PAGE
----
System building is an exercise in both education and enthusiasm -- as the core principles of system assembly become second nature, the enthusiast approach to commanding more power from hardware is the next fitting evolution. Overclocking is a part of this process.
In this primer to overclocking, we'll provide the fundamentals of overclocking, discuss the principles behind it, and cover what, exactly, overclocking is and what it nets you (and supply a brief tutorial). This is the ultimate in top-level guides, so those who have a firm grasp of the basics may not find any new information herein; with that said, the goal of this primer is to provide a solid foundation for your future overclocking exploits. You will not find CPU-specific OC advice in this guide, but can certainly ask for it below or in our forums!
Let's dive in.
What is Overclocking?
Luring more kick out of your components - primarily the CPU, RAM, or GPU - by amping up multipliers, base clock rates (BCLK), voltage, and other aspects of the targeted components. Overclocking has the great ability to effectively create or unlock a better product with a bit of time and some key strokes. Some CPUs will have locked settings (such as the capped multipliers in non-K series Intel CPUs), but they can normally still be pushed at least slightly beyond their stock settings, even if it requires third party software or unlocking motherboards. The reasoning for "locked" components is explained below.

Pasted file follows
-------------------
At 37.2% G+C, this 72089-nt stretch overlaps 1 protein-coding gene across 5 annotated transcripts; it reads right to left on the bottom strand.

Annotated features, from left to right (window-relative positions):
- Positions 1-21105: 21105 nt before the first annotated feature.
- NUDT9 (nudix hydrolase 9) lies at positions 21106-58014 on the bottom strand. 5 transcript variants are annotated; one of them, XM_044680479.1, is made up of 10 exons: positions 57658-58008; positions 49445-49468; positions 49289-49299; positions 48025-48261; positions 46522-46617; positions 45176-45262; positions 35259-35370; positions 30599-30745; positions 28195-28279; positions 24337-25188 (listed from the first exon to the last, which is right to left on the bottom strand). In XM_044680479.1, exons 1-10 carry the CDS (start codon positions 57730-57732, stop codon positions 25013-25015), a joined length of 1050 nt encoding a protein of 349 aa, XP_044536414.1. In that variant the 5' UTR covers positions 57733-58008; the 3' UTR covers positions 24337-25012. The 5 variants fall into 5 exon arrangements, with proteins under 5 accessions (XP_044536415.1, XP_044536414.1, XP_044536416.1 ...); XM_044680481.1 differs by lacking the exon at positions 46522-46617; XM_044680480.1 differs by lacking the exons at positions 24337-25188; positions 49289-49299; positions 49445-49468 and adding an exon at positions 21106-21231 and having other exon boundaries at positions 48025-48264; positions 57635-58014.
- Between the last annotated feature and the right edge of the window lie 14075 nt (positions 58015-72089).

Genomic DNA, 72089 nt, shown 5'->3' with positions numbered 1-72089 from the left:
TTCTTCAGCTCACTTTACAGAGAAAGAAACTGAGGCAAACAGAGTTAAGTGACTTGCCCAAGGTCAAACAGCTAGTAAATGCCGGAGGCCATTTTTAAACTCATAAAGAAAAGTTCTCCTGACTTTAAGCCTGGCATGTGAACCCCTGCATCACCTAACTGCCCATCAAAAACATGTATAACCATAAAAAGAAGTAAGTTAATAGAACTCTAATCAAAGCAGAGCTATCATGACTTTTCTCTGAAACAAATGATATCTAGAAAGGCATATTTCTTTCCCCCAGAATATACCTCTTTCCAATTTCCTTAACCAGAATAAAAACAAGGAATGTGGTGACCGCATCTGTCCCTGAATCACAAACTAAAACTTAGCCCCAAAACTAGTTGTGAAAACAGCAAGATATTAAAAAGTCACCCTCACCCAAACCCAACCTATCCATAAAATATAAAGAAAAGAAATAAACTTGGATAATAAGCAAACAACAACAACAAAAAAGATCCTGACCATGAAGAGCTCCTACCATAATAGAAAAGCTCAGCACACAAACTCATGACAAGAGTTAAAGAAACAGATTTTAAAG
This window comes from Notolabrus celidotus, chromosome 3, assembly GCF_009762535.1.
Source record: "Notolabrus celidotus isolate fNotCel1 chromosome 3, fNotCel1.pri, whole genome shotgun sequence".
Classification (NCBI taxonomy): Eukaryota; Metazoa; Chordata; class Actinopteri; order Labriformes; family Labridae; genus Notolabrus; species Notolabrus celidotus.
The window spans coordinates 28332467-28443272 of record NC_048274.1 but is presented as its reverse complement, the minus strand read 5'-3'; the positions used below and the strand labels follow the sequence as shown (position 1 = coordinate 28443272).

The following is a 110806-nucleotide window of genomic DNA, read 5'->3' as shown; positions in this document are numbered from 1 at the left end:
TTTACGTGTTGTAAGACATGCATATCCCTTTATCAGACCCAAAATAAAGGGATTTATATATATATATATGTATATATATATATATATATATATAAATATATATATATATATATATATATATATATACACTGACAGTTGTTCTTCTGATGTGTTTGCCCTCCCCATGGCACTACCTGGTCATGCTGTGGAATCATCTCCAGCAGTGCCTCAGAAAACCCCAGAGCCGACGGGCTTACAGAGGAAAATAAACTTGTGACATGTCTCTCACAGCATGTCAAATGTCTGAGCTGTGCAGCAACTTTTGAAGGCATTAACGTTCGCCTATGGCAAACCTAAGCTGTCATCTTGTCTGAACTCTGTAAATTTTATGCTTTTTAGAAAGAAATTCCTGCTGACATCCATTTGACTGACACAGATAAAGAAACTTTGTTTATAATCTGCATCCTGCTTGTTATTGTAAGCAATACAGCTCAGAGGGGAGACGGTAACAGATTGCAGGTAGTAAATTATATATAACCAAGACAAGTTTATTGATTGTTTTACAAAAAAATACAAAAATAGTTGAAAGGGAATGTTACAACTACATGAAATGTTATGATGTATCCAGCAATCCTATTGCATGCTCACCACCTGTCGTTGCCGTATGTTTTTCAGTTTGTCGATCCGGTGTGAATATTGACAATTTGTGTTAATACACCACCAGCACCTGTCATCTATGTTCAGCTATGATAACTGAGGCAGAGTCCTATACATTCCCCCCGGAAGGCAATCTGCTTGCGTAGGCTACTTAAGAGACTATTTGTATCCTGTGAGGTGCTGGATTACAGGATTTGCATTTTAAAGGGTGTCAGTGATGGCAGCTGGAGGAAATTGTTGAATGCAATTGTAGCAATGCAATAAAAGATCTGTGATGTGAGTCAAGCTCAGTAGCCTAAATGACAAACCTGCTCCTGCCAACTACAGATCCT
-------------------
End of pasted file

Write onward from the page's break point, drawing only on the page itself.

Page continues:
Why is Overclocking Even Possible?
To achieve the best yield-per-wafer (read about the silicon die process here), chip manufacturers determine the most stable speeds of the chip currently being fabricated. To use memory as an example, Kingston previously explained their extensive burn-in process which bins-out memory chips by their highest stable speeds (1600MHz, 1866MHz, etc). Fewer chips in this process will bin-out as natively higher speed modules as a result of decreased reliability at higher frequencies. As the price of the chip is largely dictated by the die yield per wafer (more dies successfully sliced per wafer equates more supply and lower prices), companies aim to output more dies at 'safer' specs. By doing this, the companies are opting for an overall more reliable product at the expense of speeds, which are quite possibly lower than their fullest potential. That's where you come in as an overclocker - unveiling the full potential of your chip.
It's all about manufacturing toward the lowest-common (stable) denominator, and ensuring the largest percentage of stable products for the end-user.
This is why overclocking can happen: Chances are, the silicon dies behind your CPU, memory, or GPU have sizable levels of overhead in their performance output, but until you unlock that overhead and push the chip to its highest stable capabilities, this overhead goes untapped.
It's highly likely that the very chip you're operating on right now is capable of higher performance levels, but was binned-out to the lowest stable specification determined by the factory.
If you want the most headroom for overclocking, be sure to look into overclocking-ready or unlocked CPUs (Intel uses the "K" to demarcate maximum overclocking ability per model; AMD's 'black edition' CPUs have traditionally had great flexibility, although we've found that even AMD's entry-level CPUs have reasonably OC capabilities).
When is overclocking useful? Why should I overclock my PC?
The most important question in the entire process is whether or not overclocking is "worth it" to you. Hopefully, if only because it's fun to play with hardware, the answer is an easy 'yes,' no matter its practicality.